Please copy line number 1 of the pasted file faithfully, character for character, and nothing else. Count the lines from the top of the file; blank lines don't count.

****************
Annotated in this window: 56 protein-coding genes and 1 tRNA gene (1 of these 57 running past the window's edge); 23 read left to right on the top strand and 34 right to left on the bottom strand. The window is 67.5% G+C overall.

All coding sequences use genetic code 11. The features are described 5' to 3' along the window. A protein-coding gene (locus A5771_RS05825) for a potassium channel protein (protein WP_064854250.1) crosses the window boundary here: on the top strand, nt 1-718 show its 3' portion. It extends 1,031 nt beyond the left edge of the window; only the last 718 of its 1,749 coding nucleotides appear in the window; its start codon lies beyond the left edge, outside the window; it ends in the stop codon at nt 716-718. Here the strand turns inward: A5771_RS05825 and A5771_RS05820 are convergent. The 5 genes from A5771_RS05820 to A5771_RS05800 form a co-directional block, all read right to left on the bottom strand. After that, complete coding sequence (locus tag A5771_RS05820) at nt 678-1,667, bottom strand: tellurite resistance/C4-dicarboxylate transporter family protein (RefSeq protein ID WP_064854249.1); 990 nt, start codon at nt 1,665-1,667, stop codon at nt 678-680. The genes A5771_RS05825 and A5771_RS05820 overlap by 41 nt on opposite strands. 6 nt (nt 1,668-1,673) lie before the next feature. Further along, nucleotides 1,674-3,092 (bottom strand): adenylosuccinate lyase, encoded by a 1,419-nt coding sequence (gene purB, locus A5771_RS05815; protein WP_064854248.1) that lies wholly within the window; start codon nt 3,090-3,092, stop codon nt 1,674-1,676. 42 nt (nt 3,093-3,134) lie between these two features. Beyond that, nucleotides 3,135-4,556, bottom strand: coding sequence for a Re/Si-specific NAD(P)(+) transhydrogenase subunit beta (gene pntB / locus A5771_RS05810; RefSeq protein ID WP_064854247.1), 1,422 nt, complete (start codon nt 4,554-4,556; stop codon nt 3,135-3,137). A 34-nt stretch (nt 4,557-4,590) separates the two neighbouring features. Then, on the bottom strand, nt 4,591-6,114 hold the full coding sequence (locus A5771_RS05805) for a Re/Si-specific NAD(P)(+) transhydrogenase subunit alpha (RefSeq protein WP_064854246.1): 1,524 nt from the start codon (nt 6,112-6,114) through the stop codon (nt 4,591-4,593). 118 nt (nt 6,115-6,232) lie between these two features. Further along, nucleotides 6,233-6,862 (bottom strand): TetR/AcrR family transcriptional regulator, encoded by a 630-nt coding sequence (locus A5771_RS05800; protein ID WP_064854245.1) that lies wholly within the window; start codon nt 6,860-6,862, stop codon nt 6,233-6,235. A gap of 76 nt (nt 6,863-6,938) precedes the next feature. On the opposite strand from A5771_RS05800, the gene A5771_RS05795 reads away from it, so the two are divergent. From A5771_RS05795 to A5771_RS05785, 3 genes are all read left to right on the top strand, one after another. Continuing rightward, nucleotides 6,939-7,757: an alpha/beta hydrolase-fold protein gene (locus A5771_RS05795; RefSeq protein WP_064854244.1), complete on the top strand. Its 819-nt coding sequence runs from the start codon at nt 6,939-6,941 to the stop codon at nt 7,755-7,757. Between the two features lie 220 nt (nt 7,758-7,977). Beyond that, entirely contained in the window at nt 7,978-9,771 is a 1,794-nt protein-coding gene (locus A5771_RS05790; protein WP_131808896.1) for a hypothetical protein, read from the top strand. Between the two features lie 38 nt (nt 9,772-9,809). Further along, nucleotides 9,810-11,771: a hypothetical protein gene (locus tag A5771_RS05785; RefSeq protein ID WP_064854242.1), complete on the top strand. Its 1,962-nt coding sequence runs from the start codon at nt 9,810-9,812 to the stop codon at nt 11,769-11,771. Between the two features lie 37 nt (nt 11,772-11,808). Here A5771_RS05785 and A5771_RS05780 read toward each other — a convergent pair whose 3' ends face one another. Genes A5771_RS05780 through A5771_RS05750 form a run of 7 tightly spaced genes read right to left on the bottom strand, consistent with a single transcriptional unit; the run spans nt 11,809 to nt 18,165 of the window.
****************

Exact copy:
Annotated in this window: 56 protein-coding genes and 1 tRNA gene (1 of these 57 running past the window's edge); 23 read left to right on the top strand and 34 right to left on the bottom strand. The window is 67.5% G+C overall.